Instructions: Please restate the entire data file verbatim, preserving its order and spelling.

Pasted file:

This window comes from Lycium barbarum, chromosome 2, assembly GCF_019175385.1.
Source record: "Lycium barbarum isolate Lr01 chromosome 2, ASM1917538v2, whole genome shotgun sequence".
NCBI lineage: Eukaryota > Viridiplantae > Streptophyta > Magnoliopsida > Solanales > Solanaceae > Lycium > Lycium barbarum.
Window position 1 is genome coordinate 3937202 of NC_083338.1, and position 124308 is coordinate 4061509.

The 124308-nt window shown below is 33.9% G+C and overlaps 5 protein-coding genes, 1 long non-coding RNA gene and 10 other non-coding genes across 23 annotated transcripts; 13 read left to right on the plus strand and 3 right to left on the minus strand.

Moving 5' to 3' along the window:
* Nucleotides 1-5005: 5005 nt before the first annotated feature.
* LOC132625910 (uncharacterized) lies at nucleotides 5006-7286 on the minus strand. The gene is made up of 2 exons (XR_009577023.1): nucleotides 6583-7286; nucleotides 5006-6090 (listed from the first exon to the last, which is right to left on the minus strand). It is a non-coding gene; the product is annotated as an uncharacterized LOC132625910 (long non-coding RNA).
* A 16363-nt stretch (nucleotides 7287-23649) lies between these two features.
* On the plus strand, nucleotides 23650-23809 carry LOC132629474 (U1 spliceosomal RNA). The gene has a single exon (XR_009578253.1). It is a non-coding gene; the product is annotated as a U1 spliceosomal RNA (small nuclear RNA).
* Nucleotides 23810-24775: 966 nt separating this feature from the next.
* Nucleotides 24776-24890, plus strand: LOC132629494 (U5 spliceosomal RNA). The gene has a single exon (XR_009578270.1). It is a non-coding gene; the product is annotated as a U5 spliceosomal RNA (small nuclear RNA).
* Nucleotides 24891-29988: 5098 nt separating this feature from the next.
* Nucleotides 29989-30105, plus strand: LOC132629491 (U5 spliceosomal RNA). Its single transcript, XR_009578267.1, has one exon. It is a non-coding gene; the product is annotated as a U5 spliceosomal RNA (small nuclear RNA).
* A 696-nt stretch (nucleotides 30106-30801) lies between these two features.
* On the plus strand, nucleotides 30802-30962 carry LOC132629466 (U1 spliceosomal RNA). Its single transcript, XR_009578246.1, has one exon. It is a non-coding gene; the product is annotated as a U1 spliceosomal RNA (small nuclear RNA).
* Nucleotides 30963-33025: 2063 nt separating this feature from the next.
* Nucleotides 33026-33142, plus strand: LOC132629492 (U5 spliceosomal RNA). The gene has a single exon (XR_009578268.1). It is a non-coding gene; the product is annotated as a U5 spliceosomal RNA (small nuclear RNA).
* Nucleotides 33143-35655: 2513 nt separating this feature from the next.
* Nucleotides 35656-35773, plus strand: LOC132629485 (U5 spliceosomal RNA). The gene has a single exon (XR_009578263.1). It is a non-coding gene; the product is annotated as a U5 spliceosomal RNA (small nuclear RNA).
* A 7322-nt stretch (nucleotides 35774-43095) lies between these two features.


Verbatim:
This window comes from Lycium barbarum, chromosome 2, assembly GCF_019175385.1.
Source record: "Lycium barbarum isolate Lr01 chromosome 2, ASM1917538v2, whole genome shotgun sequence".
NCBI lineage: Eukaryota > Viridiplantae > Streptophyta > Magnoliopsida > Solanales > Solanaceae > Lycium > Lycium barbarum.
Window position 1 is genome coordinate 3937202 of NC_083338.1, and position 124308 is coordinate 4061509.

The 124308-nt window shown below is 33.9% G+C and overlaps 5 protein-coding genes, 1 long non-coding RNA gene and 10 other non-coding genes across 23 annotated transcripts; 13 read left to right on the plus strand and 3 right to left on the minus strand.

Moving 5' to 3' along the window:
* Nucleotides 1-5005: 5005 nt before the first annotated feature.
* LOC132625910 (uncharacterized) lies at nucleotides 5006-7286 on the minus strand. The gene is made up of 2 exons (XR_009577023.1): nucleotides 6583-7286; nucleotides 5006-6090 (listed from the first exon to the last, which is right to left on the minus strand). It is a non-coding gene; the product is annotated as an uncharacterized LOC132625910 (long non-coding RNA).
* A 16363-nt stretch (nucleotides 7287-23649) lies between these two features.
* On the plus strand, nucleotides 23650-23809 carry LOC132629474 (U1 spliceosomal RNA). The gene has a single exon (XR_009578253.1). It is a non-coding gene; the product is annotated as a U1 spliceosomal RNA (small nuclear RNA).
* Nucleotides 23810-24775: 966 nt separating this feature from the next.
* Nucleotides 24776-24890, plus strand: LOC132629494 (U5 spliceosomal RNA). The gene has a single exon (XR_009578270.1). It is a non-coding gene; the product is annotated as a U5 spliceosomal RNA (small nuclear RNA).
* Nucleotides 24891-29988: 5098 nt separating this feature from the next.
* Nucleotides 29989-30105, plus strand: LOC132629491 (U5 spliceosomal RNA). Its single transcript, XR_009578267.1, has one exon. It is a non-coding gene; the product is annotated as a U5 spliceosomal RNA (small nuclear RNA).
* A 696-nt stretch (nucleotides 30106-30801) lies between these two features.
* On the plus strand, nucleotides 30802-30962 carry LOC132629466 (U1 spliceosomal RNA). Its single transcript, XR_009578246.1, has one exon. It is a non-coding gene; the product is annotated as a U1 spliceosomal RNA (small nuclear RNA).
* Nucleotides 30963-33025: 2063 nt separating this feature from the next.
* Nucleotides 33026-33142, plus strand: LOC132629492 (U5 spliceosomal RNA). The gene has a single exon (XR_009578268.1). It is a non-coding gene; the product is annotated as a U5 spliceosomal RNA (small nuclear RNA).
* Nucleotides 33143-35655: 2513 nt separating this feature from the next.
* Nucleotides 35656-35773, plus strand: LOC132629485 (U5 spliceosomal RNA). The gene has a single exon (XR_009578263.1). It is a non-coding gene; the product is annotated as a U5 spliceosomal RNA (small nuclear RNA).
* A 7322-nt stretch (nucleotides 35774-43095) lies between these two features.